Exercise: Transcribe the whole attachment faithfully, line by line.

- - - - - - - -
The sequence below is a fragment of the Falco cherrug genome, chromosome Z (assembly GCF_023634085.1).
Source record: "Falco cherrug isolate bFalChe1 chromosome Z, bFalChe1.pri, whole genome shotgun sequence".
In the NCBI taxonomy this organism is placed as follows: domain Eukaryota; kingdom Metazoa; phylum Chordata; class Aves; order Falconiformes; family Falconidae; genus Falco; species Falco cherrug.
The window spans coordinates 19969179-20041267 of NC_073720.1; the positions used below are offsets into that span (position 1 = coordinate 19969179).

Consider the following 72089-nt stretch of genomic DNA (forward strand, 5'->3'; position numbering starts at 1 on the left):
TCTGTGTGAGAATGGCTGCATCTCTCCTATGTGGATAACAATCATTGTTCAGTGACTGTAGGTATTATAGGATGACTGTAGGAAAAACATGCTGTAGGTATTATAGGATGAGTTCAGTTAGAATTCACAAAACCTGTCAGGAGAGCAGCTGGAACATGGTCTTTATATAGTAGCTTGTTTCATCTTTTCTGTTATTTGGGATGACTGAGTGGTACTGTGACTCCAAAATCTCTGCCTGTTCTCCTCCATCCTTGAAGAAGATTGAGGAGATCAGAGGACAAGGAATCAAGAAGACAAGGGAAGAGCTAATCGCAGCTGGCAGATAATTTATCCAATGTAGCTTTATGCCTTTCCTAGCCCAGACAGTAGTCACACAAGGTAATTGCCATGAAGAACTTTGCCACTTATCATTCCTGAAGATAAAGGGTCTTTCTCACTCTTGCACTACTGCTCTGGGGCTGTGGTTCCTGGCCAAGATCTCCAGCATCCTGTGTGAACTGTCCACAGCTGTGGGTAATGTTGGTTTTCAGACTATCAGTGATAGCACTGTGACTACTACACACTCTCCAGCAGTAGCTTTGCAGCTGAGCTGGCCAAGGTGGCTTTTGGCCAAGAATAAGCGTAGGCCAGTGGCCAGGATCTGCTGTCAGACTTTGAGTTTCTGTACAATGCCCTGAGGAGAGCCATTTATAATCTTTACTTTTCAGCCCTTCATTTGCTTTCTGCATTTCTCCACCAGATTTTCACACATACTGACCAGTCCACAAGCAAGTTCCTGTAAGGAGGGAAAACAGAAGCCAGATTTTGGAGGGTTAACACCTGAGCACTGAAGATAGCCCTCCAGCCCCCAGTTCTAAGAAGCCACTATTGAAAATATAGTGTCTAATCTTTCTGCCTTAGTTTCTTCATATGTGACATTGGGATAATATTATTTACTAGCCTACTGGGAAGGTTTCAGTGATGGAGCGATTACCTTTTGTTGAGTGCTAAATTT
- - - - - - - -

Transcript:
The sequence below is a fragment of the Falco cherrug genome, chromosome Z (assembly GCF_023634085.1).
Source record: "Falco cherrug isolate bFalChe1 chromosome Z, bFalChe1.pri, whole genome shotgun sequence".
In the NCBI taxonomy this organism is placed as follows: domain Eukaryota; kingdom Metazoa; phylum Chordata; class Aves; order Falconiformes; family Falconidae; genus Falco; species Falco cherrug.
The window spans coordinates 19969179-20041267 of NC_073720.1; the positions used below are offsets into that span (position 1 = coordinate 19969179).

Consider the following 72089-nt stretch of genomic DNA (forward strand, 5'->3'; position numbering starts at 1 on the left):
TCTGTGTGAGAATGGCTGCATCTCTCCTATGTGGATAACAATCATTGTTCAGTGACTGTAGGTATTATAGGATGACTGTAGGAAAAACATGCTGTAGGTATTATAGGATGAGTTCAGTTAGAATTCACAAAACCTGTCAGGAGAGCAGCTGGAACATGGTCTTTATATAGTAGCTTGTTTCATCTTTTCTGTTATTTGGGATGACTGAGTGGTACTGTGACTCCAAAATCTCTGCCTGTTCTCCTCCATCCTTGAAGAAGATTGAGGAGATCAGAGGACAAGGAATCAAGAAGACAAGGGAAGAGCTAATCGCAGCTGGCAGATAATTTATCCAATGTAGCTTTATGCCTTTCCTAGCCCAGACAGTAGTCACACAAGGTAATTGCCATGAAGAACTTTGCCACTTATCATTCCTGAAGATAAAGGGTCTTTCTCACTCTTGCACTACTGCTCTGGGGCTGTGGTTCCTGGCCAAGATCTCCAGCATCCTGTGTGAACTGTCCACAGCTGTGGGTAATGTTGGTTTTCAGACTATCAGTGATAGCACTGTGACTACTACACACTCTCCAGCAGTAGCTTTGCAGCTGAGCTGGCCAAGGTGGCTTTTGGCCAAGAATAAGCGTAGGCCAGTGGCCAGGATCTGCTGTCAGACTTTGAGTTTCTGTACAATGCCCTGAGGAGAGCCATTTATAATCTTTACTTTTCAGCCCTTCATTTGCTTTCTGCATTTCTCCACCAGATTTTCACACATACTGACCAGTCCACAAGCAAGTTCCTGTAAGGAGGGAAAACAGAAGCCAGATTTTGGAGGGTTAACACCTGAGCACTGAAGATAGCCCTCCAGCCCCCAGTTCTAAGAAGCCACTATTGAAAATATAGTGTCTAATCTTTCTGCCTTAGTTTCTTCATATGTGACATTGGGATAATATTATTTACTAGCCTACTGGGAAGGTTTCAGTGATGGAGCGATTACCTTTTGTTGAGTGCTAAATTT